Introducing Company 2.0

How do you start a company if all you’ve got is a good idea for one?  Can the net help?  Can the crowd supply all the bazillion other things that a startup requires in order to turn a good idea into a product or service?  Can these things be open to everyone in any meaningful way?

In short, can you crowdsource and open source startup? 

I’m thinking maybe you can.  Help me figure out how.  Here’s what I propose… 

Company 2.0 Specification

A Company 2.0 is one in which an idea originator/founder calls for participation by the crowd to perform projects and tasks needed to turn the founder’s idea into an operating enterprise, usually in exchange for equity. 

A Company 2.0 is at first, and possibly for its entire life, 100% virtual.

A Company 2.0 is owned by the founder and all those in the crowd who choose to participate productively in its advancement.

A Company 2.0 is open, authentically sharing its trials, tribulations, and triumphs with the world.

The Need for Company 2.0

How many startup ideas die on the vine because the founder can’t find a short path to learning or obtaining entrepreneurial basics?

Several times a week, on average, I have the privilege of meeting with entrepreneurs who tell me energetically about their ideas and inventions and dreams.  Entrepreneurs are built on exquisite dreams.  They are miraculous people, dissatisfied with what is, obsessed with what ought.  They want some little part of the world to work just a little bit better tomorrow than it did yesterday.  You have them to thank for your skyscrapers and your iPhones and your indoor plumbing and your forged metals and your weaved textiles and your fire and your wheel.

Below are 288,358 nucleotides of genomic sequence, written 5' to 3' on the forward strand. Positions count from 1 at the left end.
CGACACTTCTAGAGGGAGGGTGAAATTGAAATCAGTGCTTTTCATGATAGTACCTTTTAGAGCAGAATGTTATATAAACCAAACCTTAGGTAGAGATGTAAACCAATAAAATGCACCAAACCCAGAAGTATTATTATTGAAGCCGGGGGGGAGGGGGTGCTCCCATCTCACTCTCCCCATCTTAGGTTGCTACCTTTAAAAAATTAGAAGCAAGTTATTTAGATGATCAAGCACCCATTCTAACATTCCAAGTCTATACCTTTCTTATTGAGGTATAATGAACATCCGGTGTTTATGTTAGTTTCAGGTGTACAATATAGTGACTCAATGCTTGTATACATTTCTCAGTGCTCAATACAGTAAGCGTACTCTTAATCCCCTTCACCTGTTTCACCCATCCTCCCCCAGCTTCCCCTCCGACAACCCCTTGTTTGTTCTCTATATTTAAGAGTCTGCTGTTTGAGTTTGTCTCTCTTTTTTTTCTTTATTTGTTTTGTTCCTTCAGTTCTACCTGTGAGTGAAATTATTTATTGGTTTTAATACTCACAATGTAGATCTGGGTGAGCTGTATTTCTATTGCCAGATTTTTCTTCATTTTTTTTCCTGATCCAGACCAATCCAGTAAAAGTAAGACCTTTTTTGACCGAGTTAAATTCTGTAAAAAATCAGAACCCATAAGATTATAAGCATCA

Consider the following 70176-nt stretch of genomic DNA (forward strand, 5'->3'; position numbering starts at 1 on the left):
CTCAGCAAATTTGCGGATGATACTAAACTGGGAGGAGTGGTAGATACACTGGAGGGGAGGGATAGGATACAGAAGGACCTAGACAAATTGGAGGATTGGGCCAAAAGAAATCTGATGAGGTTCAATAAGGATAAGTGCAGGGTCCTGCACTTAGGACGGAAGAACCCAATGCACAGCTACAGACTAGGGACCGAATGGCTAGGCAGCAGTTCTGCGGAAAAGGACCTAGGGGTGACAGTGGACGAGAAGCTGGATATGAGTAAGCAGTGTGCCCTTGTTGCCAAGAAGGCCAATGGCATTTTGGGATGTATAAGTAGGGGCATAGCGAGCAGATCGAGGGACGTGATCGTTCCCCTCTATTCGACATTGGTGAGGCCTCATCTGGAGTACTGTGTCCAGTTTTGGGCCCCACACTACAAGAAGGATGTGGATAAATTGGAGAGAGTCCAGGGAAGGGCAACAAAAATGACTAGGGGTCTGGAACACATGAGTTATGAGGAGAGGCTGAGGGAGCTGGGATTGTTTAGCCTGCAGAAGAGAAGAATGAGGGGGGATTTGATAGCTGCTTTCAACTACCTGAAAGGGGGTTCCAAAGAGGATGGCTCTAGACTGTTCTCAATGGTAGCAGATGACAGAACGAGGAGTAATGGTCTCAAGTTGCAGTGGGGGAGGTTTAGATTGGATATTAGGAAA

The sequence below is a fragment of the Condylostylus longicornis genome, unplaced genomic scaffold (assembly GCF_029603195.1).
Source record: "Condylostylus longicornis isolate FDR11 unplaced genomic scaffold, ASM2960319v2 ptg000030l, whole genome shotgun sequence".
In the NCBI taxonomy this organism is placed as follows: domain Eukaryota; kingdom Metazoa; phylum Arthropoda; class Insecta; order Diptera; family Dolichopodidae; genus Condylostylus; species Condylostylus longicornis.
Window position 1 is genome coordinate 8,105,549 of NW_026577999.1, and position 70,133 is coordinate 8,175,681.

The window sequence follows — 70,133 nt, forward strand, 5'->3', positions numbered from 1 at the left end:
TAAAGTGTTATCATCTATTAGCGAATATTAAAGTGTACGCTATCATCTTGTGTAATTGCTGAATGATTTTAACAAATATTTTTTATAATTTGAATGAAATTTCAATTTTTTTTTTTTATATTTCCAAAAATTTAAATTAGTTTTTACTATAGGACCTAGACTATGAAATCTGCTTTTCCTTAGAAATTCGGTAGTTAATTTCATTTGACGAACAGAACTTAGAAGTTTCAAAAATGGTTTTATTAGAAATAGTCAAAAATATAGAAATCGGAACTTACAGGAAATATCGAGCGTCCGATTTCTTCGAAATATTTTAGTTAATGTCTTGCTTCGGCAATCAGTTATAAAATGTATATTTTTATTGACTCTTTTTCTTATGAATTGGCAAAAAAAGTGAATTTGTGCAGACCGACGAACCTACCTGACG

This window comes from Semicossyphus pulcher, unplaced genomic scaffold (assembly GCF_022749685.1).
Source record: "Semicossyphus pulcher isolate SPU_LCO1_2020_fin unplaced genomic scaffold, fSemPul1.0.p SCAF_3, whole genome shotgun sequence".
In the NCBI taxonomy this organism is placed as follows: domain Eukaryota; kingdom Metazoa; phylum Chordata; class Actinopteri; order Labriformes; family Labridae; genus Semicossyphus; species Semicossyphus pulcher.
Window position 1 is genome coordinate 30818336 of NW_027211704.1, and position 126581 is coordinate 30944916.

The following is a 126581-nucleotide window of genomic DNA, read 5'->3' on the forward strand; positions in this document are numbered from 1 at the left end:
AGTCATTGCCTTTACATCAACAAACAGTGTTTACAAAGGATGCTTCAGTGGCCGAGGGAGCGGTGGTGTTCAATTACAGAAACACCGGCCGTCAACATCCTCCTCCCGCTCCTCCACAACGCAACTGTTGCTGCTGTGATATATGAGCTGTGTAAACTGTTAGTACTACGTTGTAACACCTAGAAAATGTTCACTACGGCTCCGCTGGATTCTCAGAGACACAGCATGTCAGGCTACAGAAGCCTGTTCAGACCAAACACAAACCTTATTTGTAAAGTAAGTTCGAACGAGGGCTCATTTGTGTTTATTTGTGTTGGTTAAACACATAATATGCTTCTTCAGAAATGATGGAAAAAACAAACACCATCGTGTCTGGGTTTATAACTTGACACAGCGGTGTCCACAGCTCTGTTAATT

When entrepreneurs finish talking about their dreams, the very next thing about 99 percent of them go on to say is, “What do I do next?”  They don’t know how to turn their good idea into a company.  You would think Entrepreneurship 101 would be part of the common knowledge by now, something everyone in the developed world just sort of grows up knowing how to do.  But it’s not.  To most people, getting from idea to company constitutes a complete mystery.

Not to put too fine a point on it, but the other day I got a call from a Harvard Business School professor I went to MIT with.  He said he had a great idea for a startup.  Guess what the next thing he said was:  “What do I do next?” If he’s uncertain, what chance do the rank and file have?

Starting a company is a solved problem, but it seems to be one whose solution you either stumble upon by chance, or obtain from moving in the right circles and knowing the right people.  So, I ask again, how many startups die on the vine because the founder can’t find a short path to entrepreneurial DNA? 

Company 2.0 Tools

Here’s what you need to start a Company 2.0:

  1. a founder with a good idea for a startup;
  2. a tool for helping the founder identify the projects needed to get from idea to product to customer;
  3. a tool for breaking projects down into discrete tasks and setting a proposed compensation for the successful performance of each task, probably in company equity;
  4. a tool for soliciting proposals from the crowd to perform each task;
  5. a tool for selecting a subcontractor based on reputation (or bids, or…);
  6. a tool for memorializing and managing relationships between the founder and the subcontractors;
  7. a tool for determining whether the task has been performed satisfactorily;
  8. a tool for compensating subcontractors, probably with equity in the company; and
  9. a tool for resolving disputes between founders and subcontractors.

What else do you need to start a Company 2.0?

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